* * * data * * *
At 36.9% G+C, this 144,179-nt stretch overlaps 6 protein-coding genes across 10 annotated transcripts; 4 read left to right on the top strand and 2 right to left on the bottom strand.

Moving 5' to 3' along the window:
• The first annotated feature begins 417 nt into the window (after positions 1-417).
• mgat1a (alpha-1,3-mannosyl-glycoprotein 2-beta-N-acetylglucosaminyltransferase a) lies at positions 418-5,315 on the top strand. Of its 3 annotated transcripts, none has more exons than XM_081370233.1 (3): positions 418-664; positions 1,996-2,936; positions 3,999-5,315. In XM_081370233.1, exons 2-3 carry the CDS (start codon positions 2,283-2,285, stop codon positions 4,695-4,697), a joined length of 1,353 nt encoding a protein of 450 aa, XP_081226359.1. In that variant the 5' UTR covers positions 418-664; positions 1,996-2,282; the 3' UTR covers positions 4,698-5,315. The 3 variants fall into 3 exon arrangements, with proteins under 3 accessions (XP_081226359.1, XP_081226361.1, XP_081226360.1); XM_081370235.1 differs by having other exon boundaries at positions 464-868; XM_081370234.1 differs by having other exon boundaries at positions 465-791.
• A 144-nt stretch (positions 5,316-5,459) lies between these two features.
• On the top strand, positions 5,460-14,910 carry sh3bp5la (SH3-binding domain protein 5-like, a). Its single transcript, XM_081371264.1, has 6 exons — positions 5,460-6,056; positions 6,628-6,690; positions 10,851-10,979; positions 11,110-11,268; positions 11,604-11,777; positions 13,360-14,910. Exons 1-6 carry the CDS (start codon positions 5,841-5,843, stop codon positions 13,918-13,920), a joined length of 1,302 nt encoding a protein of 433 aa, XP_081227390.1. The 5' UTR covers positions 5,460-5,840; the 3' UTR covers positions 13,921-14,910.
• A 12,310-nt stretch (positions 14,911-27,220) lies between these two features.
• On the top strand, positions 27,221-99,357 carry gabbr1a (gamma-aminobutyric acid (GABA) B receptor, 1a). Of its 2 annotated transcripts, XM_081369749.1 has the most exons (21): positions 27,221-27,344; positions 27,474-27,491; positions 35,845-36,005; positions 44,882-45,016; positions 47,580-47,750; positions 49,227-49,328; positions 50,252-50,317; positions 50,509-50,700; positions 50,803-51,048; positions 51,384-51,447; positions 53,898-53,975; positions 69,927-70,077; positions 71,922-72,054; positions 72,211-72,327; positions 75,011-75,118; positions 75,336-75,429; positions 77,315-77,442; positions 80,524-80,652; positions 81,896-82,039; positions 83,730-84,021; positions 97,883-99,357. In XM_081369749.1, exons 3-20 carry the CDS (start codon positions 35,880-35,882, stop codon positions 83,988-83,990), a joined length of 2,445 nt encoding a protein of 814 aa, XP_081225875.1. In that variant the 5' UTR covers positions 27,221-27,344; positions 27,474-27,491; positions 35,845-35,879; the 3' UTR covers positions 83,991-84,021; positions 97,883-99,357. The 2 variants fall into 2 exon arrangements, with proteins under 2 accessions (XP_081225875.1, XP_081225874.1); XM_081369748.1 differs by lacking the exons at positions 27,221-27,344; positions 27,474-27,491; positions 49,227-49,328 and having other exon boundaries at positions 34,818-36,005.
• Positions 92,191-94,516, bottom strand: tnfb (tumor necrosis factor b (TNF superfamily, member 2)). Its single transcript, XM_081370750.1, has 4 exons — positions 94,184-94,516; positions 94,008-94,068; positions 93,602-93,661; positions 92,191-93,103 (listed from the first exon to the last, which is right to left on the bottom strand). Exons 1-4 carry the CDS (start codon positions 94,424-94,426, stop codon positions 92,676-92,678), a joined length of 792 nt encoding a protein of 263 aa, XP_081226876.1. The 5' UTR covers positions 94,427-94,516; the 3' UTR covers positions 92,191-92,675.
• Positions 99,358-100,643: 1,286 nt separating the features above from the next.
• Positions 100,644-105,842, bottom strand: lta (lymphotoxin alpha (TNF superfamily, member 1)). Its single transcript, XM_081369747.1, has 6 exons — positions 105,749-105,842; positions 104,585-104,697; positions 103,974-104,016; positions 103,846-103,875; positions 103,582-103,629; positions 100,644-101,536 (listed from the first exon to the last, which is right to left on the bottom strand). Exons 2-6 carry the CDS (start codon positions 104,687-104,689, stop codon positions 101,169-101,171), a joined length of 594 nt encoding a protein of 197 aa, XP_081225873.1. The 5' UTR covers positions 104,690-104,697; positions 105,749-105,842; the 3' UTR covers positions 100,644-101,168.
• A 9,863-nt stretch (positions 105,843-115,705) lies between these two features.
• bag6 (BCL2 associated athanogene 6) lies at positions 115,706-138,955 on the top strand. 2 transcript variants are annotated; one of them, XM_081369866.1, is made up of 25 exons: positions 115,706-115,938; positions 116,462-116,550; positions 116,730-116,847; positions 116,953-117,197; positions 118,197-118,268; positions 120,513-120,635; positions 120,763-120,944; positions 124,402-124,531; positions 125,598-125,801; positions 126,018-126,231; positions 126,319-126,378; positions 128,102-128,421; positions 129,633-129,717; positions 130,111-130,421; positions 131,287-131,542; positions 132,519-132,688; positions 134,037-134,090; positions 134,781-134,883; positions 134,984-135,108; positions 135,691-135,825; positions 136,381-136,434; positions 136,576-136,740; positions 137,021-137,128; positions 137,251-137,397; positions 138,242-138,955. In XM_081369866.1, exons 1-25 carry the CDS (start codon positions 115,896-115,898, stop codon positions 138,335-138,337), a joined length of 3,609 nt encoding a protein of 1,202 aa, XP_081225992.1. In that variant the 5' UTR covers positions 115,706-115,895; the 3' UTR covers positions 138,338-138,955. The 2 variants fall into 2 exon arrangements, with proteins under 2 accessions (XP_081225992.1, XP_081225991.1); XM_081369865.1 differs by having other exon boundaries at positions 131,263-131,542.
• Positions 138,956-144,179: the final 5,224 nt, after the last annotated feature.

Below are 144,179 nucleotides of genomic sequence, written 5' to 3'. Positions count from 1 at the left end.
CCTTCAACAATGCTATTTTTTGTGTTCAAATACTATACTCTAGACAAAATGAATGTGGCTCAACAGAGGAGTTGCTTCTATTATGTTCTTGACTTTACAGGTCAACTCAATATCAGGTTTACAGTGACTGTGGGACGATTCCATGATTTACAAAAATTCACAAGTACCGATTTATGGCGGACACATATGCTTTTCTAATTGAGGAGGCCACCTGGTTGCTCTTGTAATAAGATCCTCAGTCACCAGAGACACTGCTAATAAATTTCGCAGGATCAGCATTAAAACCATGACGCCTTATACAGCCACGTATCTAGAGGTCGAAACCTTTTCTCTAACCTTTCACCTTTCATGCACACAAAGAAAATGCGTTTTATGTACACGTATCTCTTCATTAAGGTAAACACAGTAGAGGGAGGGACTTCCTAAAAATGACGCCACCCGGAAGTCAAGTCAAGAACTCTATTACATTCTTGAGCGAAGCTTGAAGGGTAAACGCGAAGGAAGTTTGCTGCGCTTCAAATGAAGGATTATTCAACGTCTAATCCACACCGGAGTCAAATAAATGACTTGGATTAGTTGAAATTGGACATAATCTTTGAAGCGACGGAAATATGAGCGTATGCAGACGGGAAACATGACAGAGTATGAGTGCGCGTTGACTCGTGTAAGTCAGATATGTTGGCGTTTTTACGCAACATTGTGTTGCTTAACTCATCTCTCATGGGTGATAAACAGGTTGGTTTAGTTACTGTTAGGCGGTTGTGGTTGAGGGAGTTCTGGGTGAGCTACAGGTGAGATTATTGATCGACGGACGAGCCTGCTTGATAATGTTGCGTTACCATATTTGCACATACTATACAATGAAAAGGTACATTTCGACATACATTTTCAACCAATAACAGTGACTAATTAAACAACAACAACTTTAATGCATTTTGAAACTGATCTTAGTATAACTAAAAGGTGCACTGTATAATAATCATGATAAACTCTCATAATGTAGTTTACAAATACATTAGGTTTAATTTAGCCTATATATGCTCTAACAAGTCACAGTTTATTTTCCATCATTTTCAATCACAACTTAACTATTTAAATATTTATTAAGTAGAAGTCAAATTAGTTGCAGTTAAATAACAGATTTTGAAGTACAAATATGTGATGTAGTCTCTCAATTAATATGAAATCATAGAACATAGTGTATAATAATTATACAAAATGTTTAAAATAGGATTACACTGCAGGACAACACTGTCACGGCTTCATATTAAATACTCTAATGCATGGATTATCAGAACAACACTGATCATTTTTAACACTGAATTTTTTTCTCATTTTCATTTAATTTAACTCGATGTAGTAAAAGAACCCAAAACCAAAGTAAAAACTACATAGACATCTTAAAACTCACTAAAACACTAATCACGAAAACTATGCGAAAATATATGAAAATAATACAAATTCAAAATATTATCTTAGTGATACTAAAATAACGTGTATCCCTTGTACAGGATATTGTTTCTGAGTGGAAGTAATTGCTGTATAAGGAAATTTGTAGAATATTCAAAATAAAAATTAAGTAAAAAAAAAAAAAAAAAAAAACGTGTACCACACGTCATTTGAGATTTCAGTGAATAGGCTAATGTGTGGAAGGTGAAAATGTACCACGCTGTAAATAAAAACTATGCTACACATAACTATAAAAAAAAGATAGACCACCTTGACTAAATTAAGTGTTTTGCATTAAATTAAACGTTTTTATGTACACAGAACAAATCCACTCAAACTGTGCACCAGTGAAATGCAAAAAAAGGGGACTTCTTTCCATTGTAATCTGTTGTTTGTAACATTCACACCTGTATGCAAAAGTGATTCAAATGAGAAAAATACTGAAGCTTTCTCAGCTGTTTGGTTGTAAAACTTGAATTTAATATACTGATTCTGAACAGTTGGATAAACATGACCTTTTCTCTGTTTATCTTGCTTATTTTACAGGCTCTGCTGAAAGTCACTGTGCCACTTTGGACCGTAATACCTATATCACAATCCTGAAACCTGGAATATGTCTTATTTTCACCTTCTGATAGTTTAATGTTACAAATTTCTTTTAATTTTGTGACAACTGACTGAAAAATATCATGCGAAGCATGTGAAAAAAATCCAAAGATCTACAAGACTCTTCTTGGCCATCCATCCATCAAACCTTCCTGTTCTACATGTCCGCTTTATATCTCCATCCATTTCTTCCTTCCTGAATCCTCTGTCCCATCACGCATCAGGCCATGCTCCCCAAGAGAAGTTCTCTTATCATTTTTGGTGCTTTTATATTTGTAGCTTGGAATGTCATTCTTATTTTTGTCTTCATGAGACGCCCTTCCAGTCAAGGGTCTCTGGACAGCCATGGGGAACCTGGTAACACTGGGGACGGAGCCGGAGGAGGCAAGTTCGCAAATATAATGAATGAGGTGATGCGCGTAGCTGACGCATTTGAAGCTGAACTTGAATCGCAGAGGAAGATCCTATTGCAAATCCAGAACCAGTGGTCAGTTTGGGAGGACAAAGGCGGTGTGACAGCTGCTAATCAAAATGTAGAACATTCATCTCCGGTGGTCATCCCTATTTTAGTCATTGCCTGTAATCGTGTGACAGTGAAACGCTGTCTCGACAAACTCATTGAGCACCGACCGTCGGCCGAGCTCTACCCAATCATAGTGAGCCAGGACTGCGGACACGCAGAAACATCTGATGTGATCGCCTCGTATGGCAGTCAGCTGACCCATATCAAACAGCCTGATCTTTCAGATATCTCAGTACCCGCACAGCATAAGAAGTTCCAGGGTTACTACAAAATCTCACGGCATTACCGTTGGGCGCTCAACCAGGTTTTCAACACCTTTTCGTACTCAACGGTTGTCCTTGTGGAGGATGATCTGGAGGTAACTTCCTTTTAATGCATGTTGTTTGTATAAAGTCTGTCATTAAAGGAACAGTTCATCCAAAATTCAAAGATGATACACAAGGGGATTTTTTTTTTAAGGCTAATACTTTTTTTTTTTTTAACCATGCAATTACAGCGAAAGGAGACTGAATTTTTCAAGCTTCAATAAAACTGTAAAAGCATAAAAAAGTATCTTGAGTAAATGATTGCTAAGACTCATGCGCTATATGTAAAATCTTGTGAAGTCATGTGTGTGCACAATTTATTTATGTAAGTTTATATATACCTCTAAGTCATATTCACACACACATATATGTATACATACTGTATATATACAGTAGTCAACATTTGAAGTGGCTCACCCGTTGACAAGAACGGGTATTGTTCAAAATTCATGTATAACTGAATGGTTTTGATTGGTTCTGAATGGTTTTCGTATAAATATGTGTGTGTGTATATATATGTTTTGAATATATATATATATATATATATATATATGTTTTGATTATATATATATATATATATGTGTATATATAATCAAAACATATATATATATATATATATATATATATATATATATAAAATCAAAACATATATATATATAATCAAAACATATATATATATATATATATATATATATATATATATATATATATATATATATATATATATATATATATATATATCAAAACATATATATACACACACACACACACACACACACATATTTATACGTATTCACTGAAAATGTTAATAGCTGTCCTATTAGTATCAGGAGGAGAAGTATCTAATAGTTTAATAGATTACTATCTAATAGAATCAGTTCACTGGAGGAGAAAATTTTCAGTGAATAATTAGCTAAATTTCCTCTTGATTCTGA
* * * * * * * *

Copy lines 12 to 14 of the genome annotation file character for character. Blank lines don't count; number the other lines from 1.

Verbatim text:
• A 9,863-nt stretch (positions 105,843-115,705) lies between these two features.
• bag6 (BCL2 associated athanogene 6) lies at positions 115,706-138,955 on the top strand. 2 transcript variants are annotated; one of them, XM_081369866.1, is made up of 25 exons: positions 115,706-115,938; positions 116,462-116,550; positions 116,730-116,847; positions 116,953-117,197; positions 118,197-118,268; positions 120,513-120,635; positions 120,763-120,944; positions 124,402-124,531; positions 125,598-125,801; positions 126,018-126,231; positions 126,319-126,378; positions 128,102-128,421; positions 129,633-129,717; positions 130,111-130,421; positions 131,287-131,542; positions 132,519-132,688; positions 134,037-134,090; positions 134,781-134,883; positions 134,984-135,108; positions 135,691-135,825; positions 136,381-136,434; positions 136,576-136,740; positions 137,021-137,128; positions 137,251-137,397; positions 138,242-138,955. In XM_081369866.1, exons 1-25 carry the CDS (start codon positions 115,896-115,898, stop codon positions 138,335-138,337), a joined length of 3,609 nt encoding a protein of 1,202 aa, XP_081225992.1. In that variant the 5' UTR covers positions 115,706-115,895; the 3' UTR covers positions 138,338-138,955. The 2 variants fall into 2 exon arrangements, with proteins under 2 accessions (XP_081225992.1, XP_081225991.1); XM_081369865.1 differs by having other exon boundaries at positions 131,263-131,542.
• Positions 138,956-144,179: the final 5,224 nt, after the last annotated feature.